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Kristen Hege, Bristol Myers Squibb SVP, early clinical development, oncology/hematology and cell therapy (Illustration: Assistant Editor Kathy Wong for Endpoints News)

Q&A: Bris­tol My­er­s' Kris­ten Hege on cell ther­a­py, can­cer pa­tients and men­tor­ing the next gen­er­a­tion

Kristen Hege leads Bristol Myers Squibb’s early oncology discovery program carrying on from the same work at Celgene, which was acquired by BMS in 2019. She’s known for her early work in CAR-T, having pioneered the first CAR-T cell trial for solid tumors more than 25 years ago.

However, the eminent physician-scientist is more than just a drug developer mastermind. She’s also a practicing physician, mother to two young women, an avid backpacker and intersecting all those interests — a champion of young women and people of color in STEM and life sciences.

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Graphic: Shutterstock

Prometheus moves to raise cash hours af­ter PhII da­ta leads to stock surge

After releasing better-than-anticipated data on two mid-stage studies Wednesday morning, Prometheus Biosciences’ CEO said the company would “take some time to assess” its next financing options.

It only needed about seven hours. Wednesday afternoon after the market closed, the biotech announced it would seek $250 million through an equity offering as the company looks to edge out anti-TL1A competitor Pfizer and its new partner Roivant.

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Piper Trelstad, head of CMC, Bill & Melinda Gates Medical Research Institute

Q&A with Gates leader: Women tak­ing on more roles in phar­ma man­u­fac­tur­ing, but still work to do

More and more women are driving innovation and taking leadership roles in biotech – as evidenced today in the release of Endpoints News’ list of the top 20 women in the R&D world – but those gains are beginning to extend across pharma sectors.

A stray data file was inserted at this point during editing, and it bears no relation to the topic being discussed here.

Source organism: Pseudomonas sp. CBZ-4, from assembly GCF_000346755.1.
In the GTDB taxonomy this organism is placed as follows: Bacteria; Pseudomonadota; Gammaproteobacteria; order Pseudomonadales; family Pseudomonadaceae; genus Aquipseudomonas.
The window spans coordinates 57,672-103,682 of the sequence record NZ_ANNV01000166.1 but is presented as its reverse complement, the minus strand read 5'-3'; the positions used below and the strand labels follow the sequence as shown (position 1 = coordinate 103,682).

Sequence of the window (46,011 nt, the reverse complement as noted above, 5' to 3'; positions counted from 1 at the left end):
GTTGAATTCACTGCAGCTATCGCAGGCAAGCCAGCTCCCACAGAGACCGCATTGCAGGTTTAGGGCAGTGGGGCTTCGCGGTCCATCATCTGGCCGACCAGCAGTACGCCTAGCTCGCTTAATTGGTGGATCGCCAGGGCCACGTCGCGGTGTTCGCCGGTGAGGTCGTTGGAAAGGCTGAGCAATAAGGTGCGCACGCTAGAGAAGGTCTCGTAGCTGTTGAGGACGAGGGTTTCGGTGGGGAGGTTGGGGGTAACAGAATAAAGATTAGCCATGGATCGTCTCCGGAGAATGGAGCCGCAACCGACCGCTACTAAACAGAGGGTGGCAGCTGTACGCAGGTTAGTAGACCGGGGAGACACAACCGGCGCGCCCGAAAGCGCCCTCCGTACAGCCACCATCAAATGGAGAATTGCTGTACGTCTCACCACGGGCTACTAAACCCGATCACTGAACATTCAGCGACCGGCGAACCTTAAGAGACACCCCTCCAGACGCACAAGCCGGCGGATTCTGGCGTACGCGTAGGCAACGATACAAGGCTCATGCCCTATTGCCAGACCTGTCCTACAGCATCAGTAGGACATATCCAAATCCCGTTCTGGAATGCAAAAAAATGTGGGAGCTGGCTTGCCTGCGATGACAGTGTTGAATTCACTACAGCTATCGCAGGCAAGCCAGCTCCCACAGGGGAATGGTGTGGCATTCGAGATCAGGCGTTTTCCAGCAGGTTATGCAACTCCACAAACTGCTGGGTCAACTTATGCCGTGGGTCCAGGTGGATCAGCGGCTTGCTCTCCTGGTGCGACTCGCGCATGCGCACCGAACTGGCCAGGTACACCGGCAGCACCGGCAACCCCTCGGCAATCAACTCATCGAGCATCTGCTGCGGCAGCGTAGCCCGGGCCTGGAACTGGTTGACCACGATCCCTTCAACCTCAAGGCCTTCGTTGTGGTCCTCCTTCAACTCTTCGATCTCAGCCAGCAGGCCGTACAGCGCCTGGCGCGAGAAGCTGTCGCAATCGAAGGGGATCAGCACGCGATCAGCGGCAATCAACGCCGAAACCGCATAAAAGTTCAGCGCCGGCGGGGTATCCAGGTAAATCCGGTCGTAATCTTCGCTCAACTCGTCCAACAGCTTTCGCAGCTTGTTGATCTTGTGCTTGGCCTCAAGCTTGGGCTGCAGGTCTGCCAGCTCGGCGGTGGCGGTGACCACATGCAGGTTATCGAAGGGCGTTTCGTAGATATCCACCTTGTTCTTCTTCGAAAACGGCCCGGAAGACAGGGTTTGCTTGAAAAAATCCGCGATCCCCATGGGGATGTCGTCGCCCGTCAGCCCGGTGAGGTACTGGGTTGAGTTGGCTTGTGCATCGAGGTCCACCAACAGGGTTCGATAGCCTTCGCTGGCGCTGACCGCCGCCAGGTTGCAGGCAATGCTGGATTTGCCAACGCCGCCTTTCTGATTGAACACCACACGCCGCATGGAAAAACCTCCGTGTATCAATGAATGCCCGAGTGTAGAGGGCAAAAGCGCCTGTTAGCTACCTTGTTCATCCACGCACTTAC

In pharma manufacturing in the US today, around 46% of all roles are occupied by women, according to the US Bureau of Labor Statistics for 2021. And according to a Bloomberg report, women’s roles across manufacturing roles had a massive boost after the start of the pandemic.

Phar­ma rep­u­ta­tion re­tains 'halo' even as pan­dem­ic me­dia cov­er­age re­cedes — sur­vey

The Covid-19 halo effect on the pharma industry is continuing, according to a new global study from Ipsos. The annual survey for the International Federation of Pharmaceutical Manufacturers and Associations (IFPMA) finds considerable goodwill from consumers across measures of trust, cooperation with governments, and advancing research and drug development.

“Despite the pandemic in many countries no longer being the top of mind concern generally – although it does remain the top concern as a health issue – the industry’s reputation has remained positive,” said Ipsos research director Thomas Fife-Schaw.

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FDA commissioner Robert Califf (Jose Luis Magana/AP Images)

FDA pulls On­copep­tides' Pepax­to in­di­ca­tion, open­ing the door for dan­gling ac­cel­er­at­ed ap­proval en­force­ment

In a move all but ensured after an overwhelmingly negative adcomm vote this September, the FDA is yanking Oncopeptides’ dangling accelerated approval. And there may be more to come.

In recent months, US regulators have honed in on reforming the accelerated approval pathway and preventing drugmakers from continuing to sell their medicines in the event of a confirmatory study flop. The moves come after commissioner Rob Califf has called for companies to do more to produce post-marketing evidence quickly earlier this year.